Silhouette of a grinning person wearing a top hat with a skull-like face and a red nighttime sky in the background

Death of a Salesman

by Arthur Miller

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Act I, Part 2: Questions and Answers

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Study Questions
1. How old are Biff and Hap during their conversation in the bedroom? Does that conversation take place in the past or the present?

2. What was Biff’s latest job? What kind of job or career can he not bear?

3. Why doesn’t Hap accept Biff’s invitation to go West to start a farm?

4. In what kind of unethical behavior has Hap engaged?

5. What plan does Biff tell Hap about as the brothers fall back asleep? Why is Biff somewhat nervous about the plan?

6. How does the audience know that a flashback occurs?

7. Is Willy bashful or shy about his ability as a salesman?

8. How are Biff and Hap different from Bernard?

9. According to Willy, what makes someone successful?

10. How might the flashback affect what you think of the Biff and Hap in the present?

1. The conversation takes place in the present, when Biff is 34 and Hap is 32.

2. Biff’s latest job was as a farmhand in Texas. He cannot bear the drudgery and slow advancement involved with jobs such as a salesman and a shipping clerk.

3. Hap refuses to go because he wants to “show some of those pompous, self-important executives over there that Hap Loman can make the grade.”

4. He has slept with the girlfriends of his bosses and has accepted bribes.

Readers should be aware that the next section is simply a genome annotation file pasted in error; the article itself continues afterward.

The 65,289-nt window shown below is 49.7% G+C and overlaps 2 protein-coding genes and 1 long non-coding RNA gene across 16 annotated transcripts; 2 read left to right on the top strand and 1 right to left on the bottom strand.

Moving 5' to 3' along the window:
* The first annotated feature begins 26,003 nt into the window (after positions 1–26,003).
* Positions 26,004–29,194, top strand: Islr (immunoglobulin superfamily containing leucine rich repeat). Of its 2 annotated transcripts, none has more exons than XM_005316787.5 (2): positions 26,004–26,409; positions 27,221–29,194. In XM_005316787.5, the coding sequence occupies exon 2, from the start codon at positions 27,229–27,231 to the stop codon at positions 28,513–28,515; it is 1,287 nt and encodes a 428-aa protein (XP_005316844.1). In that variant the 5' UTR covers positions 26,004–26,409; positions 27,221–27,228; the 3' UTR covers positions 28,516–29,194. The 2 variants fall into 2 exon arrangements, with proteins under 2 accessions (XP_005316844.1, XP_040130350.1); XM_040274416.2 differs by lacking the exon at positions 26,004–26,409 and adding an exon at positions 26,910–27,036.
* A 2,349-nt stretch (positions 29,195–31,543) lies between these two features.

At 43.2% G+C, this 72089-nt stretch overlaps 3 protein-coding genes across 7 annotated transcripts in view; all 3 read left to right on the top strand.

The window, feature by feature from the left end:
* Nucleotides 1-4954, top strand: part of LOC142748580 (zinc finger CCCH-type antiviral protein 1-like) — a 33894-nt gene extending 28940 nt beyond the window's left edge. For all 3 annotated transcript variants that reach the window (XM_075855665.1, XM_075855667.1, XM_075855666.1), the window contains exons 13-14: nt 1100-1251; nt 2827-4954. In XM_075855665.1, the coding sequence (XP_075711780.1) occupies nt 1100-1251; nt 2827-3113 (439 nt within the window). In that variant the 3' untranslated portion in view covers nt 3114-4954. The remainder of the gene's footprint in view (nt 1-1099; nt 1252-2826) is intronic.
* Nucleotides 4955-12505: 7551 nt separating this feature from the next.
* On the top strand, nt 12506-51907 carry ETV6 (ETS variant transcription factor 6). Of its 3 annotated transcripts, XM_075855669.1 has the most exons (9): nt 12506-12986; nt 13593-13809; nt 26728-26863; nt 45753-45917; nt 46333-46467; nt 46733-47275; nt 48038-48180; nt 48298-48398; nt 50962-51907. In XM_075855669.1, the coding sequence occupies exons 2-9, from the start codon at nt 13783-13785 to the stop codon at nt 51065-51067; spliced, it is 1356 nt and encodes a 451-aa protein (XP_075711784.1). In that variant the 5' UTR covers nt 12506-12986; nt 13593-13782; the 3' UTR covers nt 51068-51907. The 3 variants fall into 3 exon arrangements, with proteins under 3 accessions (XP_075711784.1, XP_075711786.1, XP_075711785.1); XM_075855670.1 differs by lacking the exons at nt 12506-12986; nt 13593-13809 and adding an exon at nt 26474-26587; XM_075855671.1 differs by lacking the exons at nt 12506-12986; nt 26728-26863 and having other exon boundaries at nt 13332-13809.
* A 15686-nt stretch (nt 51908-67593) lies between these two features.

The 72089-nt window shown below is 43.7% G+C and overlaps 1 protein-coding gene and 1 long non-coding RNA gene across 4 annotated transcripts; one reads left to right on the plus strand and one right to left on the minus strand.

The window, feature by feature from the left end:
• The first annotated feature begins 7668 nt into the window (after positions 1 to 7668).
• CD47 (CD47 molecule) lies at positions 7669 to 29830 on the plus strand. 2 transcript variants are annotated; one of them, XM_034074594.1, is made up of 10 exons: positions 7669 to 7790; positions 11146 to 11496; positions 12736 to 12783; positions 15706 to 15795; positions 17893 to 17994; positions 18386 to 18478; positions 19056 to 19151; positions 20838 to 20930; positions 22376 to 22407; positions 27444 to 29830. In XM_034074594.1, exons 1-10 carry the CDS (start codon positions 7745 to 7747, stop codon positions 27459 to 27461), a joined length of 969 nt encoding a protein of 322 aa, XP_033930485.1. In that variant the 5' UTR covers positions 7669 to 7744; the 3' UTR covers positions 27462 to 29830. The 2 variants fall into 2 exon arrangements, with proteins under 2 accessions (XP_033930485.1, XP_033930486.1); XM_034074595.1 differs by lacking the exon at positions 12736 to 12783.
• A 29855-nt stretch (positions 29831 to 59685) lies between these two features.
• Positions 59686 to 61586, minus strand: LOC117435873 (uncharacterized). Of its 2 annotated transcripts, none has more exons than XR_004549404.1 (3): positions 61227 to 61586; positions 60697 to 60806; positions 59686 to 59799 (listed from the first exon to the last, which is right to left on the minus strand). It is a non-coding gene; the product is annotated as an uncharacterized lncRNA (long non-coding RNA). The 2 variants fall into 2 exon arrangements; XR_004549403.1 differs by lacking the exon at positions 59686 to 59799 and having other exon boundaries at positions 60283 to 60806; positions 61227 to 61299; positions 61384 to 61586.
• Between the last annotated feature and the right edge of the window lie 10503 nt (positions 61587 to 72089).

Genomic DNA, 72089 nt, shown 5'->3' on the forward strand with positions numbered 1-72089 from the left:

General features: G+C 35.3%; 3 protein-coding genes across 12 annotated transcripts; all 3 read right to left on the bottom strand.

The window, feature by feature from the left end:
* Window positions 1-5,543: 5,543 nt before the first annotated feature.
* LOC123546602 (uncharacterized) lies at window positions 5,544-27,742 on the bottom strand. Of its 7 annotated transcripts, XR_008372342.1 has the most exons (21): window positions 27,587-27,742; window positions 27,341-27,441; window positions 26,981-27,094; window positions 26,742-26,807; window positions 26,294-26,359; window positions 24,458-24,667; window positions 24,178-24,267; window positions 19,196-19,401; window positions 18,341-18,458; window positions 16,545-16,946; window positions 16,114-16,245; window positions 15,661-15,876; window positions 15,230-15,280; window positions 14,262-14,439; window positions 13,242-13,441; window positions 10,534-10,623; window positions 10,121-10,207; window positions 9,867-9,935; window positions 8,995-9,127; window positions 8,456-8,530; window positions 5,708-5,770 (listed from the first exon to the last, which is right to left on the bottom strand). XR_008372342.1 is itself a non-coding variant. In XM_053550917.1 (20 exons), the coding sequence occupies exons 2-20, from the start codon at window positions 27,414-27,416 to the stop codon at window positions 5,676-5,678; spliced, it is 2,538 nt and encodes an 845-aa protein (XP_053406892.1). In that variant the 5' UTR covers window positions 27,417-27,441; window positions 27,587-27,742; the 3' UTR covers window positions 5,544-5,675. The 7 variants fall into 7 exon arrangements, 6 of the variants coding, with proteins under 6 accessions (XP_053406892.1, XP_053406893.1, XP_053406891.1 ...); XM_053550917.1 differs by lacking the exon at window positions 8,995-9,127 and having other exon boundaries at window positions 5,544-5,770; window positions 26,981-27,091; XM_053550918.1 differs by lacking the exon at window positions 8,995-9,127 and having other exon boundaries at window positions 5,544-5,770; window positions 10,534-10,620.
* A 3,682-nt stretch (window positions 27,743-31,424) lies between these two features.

5. Biff tells Hap he intends to ask for a loan from Bill Oliver; Biff is slightly nervous, though, because he once stole a carton of basketballs from Oliver.

6. Miller indicates that a flashback is occurring by having the surrounding apartment buildings disappear, green leaves appear, and cheerful music begin to play. We know for certain that we are in the past when Biff and Hap appear as teenagers rather than adults.

7. No. Willy tells his sons at length how popular and successful he is as a salesman.

8. Biff and Hap are athletic and outgoing, while Bernard is studious, earnest, and worried. Willy thinks Bernard is “anemic” and unmasculine.

9. According to Willy, the athletic and outgoing character of his sons, rather than the timidity of Bernard, will make a person “well liked” and thus successful. In Willy’s eyes, “the man who makes an appearance in the business world, the man who creates personal interest, is the man who gets ahead.”

10. Because the flashback shows Biff and Hap during a happy period of their lives, the audience may tend to feel sorry for the problems they endure in the present. On the other hand, the flashback suggests the way Biff and Hap’s dissatisfaction with their lives in the present may derive in part from the beliefs Willy instilled in them as children.

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Act I, Part 1: Questions and Answers


Act I, Part 3: Questions and Answers